Bounce back loans (BBL) are proving to be a more successful route to emergency finance than the coronavirus business interruption loan scheme (CBILS) just a few weeks since launching, research claims.
Analysis by consultancy Rangewell found that the value of loans granted via the BBL scheme has already surpassed the total amount through CBILS.
The BBL scheme launched on 4 May and approved £8.4bn of loans in the first week, while lenders approved just over £1bn in the first seven days of its launch in April.
Almost £15bn has been lent under the BBL scheme, double the amount under CBILS despite going live a month later.
The approval rate under BBL has also been higher, at 79.8 per cent as of 17 May compared with 50 per cent under CBILS, Rangwell said.
As of 17 May, the average size of BBL finance was £30,534 compared with £178,334 under CBILS.
Rangewell has launched its own dashboard to provide regular data on both schemes that shows approval rates and the value of loans, but it is still calling on the Treasury to provide a breakdown by region, sector and lender.
“Although it’s unfashionable to say so, the response from lenders, on the whole, has been highly impressive in terms of the volume of loans they have been able to approve – on the ground, we have seen impressive examples of local managers at all lenders doing everything they can to help their business clients,” Nic Conner, research consultant for Rangewell, said.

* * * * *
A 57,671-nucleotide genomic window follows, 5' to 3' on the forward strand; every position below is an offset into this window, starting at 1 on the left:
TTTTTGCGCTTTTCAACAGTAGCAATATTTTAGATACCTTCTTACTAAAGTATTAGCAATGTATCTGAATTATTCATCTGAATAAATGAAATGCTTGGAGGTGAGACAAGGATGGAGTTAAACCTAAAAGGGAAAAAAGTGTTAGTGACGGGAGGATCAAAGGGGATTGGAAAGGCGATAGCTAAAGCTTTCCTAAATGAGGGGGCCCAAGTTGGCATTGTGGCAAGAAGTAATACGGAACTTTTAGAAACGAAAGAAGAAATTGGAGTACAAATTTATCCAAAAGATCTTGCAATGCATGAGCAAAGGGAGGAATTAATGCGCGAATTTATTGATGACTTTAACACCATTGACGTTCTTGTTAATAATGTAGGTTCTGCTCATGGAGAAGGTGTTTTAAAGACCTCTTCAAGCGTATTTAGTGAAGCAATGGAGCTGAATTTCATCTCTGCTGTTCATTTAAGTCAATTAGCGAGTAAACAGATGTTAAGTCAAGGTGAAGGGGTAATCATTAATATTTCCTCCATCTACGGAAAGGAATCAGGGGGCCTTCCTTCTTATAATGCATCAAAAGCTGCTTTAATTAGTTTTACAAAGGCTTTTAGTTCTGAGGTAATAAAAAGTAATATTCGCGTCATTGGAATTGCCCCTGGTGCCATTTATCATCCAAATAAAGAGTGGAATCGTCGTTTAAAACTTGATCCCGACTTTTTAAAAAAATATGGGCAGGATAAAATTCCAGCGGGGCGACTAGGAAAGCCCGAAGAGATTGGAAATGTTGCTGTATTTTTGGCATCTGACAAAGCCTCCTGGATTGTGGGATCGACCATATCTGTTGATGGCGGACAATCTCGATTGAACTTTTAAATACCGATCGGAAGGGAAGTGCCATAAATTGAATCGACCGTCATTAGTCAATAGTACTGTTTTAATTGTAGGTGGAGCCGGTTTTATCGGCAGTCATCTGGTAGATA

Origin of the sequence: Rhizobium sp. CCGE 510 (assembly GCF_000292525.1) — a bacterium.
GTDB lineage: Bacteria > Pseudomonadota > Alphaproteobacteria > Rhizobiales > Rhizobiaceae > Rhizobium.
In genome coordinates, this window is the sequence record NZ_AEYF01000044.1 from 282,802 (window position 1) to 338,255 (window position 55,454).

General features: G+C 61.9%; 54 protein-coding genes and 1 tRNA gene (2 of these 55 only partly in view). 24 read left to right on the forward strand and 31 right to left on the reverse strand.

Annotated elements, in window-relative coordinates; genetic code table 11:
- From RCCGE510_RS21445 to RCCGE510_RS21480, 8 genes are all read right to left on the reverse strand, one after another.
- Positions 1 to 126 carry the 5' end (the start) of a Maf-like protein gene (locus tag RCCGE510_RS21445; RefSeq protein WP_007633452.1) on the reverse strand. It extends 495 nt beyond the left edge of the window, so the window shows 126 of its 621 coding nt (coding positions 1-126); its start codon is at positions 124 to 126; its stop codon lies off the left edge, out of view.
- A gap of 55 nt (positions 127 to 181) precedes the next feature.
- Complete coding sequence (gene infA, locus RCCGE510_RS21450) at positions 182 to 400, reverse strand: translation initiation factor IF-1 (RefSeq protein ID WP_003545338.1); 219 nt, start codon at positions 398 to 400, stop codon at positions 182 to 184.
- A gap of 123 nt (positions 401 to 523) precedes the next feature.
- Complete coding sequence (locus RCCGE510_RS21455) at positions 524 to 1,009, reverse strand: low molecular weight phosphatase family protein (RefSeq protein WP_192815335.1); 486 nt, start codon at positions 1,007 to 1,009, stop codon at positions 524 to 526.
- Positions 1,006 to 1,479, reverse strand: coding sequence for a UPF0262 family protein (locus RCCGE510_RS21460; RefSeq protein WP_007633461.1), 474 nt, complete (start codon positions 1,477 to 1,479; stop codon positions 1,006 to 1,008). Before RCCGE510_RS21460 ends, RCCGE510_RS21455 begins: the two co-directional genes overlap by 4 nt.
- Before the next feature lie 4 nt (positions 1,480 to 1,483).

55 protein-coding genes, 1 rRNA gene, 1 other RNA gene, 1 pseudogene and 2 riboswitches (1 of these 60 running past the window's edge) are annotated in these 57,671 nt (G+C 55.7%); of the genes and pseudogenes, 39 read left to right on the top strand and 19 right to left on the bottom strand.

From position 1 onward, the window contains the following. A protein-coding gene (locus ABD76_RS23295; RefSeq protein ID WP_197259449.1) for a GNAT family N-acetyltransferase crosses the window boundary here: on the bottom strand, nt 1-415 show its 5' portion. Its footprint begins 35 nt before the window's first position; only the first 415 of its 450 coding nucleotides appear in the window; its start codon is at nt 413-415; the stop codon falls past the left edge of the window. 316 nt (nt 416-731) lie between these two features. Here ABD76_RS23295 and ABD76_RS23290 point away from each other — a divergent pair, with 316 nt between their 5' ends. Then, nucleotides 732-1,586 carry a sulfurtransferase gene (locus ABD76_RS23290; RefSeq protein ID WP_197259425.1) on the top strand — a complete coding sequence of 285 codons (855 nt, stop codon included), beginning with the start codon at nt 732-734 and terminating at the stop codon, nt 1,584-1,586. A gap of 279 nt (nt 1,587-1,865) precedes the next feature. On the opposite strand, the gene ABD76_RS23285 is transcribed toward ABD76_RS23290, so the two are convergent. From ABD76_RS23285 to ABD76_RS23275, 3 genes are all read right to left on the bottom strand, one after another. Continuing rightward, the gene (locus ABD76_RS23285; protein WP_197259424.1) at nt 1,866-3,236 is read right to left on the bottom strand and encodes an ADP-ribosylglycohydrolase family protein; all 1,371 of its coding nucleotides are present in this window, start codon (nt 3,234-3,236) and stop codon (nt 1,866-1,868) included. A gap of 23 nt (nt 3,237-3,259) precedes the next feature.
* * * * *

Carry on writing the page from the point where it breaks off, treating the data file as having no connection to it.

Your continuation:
“It is important to note that, especially with BBL, participating lenders are not going to profit from the scheme.
“The small size of the loans, substantial administrative costs and the high expected losses that they will have to manage on behalf of the government make that a certainty – in our opinion, their participation should be seen as a genuine effort to step up and help the British economy, as well as reacting to a certain extent to government ‘requests.’
“While the schemes have been a godsend to hundreds of thousands of small businesses to help them cover expenses during the lockdown, we would now encourage the government to start thinking in more detail about the future.
“We see most switched-on businesses now preparing for the next six to 18 months, rather than just on day-to-day survival.
“The government should be thinking and planning alongside them for the next stage of economic recovery.”